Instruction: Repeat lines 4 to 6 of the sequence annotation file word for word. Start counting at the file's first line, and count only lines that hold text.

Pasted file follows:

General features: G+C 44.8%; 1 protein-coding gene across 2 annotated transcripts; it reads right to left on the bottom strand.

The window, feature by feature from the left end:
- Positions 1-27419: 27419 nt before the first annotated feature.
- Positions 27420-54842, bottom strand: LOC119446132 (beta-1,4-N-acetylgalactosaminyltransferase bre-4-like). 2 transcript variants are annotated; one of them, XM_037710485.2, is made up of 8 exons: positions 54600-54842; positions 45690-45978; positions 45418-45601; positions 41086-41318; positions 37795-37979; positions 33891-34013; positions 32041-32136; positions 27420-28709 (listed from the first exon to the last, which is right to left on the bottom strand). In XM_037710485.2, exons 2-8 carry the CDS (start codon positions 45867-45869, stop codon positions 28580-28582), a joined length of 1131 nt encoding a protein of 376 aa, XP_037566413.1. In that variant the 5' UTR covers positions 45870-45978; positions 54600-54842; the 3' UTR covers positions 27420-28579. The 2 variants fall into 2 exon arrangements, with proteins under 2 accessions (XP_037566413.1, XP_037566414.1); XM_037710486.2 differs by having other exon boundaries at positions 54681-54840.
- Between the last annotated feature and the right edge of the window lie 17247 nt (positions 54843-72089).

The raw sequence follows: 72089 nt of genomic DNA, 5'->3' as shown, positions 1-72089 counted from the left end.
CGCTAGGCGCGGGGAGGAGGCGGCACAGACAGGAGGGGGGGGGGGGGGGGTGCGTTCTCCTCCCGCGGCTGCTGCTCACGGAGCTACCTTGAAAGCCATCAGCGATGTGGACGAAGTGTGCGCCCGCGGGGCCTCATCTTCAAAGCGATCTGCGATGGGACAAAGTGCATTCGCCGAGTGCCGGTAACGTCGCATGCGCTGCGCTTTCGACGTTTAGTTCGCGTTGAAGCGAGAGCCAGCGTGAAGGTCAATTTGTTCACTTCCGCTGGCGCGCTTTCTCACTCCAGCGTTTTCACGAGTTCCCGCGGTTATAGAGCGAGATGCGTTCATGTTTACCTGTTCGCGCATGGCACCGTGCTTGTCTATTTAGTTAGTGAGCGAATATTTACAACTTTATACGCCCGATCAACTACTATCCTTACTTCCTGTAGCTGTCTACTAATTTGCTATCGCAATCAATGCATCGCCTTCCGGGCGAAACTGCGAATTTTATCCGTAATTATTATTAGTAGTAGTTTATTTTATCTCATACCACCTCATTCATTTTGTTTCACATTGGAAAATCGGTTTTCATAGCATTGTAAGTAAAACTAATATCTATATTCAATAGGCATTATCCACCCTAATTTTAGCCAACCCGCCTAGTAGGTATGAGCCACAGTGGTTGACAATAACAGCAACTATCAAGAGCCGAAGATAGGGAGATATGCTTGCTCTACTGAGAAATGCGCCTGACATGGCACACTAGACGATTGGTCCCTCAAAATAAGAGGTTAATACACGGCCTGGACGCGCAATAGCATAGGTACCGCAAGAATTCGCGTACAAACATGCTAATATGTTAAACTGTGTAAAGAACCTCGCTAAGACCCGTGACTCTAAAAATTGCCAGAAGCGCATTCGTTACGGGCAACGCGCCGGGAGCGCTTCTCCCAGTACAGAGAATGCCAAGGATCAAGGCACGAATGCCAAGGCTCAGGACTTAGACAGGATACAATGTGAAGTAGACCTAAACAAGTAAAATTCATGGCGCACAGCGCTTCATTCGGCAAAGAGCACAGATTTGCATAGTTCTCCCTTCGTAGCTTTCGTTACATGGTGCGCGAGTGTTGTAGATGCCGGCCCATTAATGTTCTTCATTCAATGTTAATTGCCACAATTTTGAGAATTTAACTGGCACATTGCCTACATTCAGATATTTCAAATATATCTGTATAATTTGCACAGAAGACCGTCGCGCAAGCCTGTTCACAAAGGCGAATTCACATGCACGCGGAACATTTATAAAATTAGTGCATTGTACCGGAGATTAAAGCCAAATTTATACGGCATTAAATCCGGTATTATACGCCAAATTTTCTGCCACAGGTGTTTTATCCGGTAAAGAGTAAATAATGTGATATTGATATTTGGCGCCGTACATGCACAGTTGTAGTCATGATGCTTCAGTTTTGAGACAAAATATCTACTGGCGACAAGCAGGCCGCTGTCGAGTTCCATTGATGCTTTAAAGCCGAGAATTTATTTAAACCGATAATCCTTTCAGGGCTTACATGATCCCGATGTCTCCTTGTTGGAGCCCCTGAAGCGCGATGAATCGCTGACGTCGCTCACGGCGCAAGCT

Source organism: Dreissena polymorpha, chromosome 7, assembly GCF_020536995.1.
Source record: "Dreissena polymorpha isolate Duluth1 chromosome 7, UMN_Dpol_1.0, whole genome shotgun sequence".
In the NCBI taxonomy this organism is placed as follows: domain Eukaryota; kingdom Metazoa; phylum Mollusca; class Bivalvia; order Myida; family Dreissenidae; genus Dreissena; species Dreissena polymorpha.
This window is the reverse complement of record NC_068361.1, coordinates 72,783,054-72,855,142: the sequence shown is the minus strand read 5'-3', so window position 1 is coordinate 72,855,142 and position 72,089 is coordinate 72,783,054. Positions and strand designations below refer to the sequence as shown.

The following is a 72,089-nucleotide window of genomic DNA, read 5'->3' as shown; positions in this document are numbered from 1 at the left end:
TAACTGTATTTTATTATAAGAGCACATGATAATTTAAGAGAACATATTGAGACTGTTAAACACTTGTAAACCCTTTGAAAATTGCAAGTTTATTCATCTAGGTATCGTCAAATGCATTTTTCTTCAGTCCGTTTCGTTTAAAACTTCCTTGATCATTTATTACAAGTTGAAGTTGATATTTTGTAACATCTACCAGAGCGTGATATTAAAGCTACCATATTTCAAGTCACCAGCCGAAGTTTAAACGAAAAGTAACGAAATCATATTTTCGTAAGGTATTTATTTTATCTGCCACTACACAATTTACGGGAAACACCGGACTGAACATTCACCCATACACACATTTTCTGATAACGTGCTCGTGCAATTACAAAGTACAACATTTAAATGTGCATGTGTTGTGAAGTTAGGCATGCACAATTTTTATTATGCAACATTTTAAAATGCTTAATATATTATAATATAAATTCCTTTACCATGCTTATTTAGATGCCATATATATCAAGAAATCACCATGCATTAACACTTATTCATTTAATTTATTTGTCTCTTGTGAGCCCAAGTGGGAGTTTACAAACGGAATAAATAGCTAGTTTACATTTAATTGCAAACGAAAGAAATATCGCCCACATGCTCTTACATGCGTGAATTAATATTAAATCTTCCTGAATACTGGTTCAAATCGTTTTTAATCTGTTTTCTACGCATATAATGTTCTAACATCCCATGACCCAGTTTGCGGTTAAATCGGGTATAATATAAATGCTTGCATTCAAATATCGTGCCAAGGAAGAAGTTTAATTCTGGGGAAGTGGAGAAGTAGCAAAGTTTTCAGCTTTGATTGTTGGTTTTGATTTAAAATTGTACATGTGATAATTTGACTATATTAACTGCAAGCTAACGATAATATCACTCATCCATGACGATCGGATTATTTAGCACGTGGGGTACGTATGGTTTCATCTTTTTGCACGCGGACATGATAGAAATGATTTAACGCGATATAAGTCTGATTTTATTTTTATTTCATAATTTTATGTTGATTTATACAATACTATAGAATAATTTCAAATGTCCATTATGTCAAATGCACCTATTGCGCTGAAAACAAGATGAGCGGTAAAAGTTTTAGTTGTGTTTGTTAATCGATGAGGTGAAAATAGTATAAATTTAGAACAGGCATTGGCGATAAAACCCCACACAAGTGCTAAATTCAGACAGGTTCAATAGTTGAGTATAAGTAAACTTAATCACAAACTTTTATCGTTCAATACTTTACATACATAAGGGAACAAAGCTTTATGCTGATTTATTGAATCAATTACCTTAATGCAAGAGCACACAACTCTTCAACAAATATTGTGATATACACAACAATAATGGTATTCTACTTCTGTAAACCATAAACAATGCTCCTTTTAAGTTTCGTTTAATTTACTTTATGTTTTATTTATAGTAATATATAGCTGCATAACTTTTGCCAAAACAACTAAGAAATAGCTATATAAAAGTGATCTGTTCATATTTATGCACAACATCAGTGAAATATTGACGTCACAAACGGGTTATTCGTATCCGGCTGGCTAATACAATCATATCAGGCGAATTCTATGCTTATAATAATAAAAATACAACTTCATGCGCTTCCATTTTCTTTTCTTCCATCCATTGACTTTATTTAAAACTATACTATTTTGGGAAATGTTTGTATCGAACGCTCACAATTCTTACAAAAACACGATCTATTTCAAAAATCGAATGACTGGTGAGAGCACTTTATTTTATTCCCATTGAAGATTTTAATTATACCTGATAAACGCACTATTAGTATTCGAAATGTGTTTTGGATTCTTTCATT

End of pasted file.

- Positions 27420-54842, bottom strand: LOC119446132 (beta-1,4-N-acetylgalactosaminyltransferase bre-4-like). 2 transcript variants are annotated; one of them, XM_037710485.2, is made up of 8 exons: positions 54600-54842; positions 45690-45978; positions 45418-45601; positions 41086-41318; positions 37795-37979; positions 33891-34013; positions 32041-32136; positions 27420-28709 (listed from the first exon to the last, which is right to left on the bottom strand). In XM_037710485.2, exons 2-8 carry the CDS (start codon positions 45867-45869, stop codon positions 28580-28582), a joined length of 1131 nt encoding a protein of 376 aa, XP_037566413.1. In that variant the 5' UTR covers positions 45870-45978; positions 54600-54842; the 3' UTR covers positions 27420-28579. The 2 variants fall into 2 exon arrangements, with proteins under 2 accessions (XP_037566413.1, XP_037566414.1); XM_037710486.2 differs by having other exon boundaries at positions 54681-54840.
- Between the last annotated feature and the right edge of the window lie 17247 nt (positions 54843-72089).

The raw sequence follows: 72089 nt of genomic DNA, 5'->3' as shown, positions 1-72089 counted from the left end.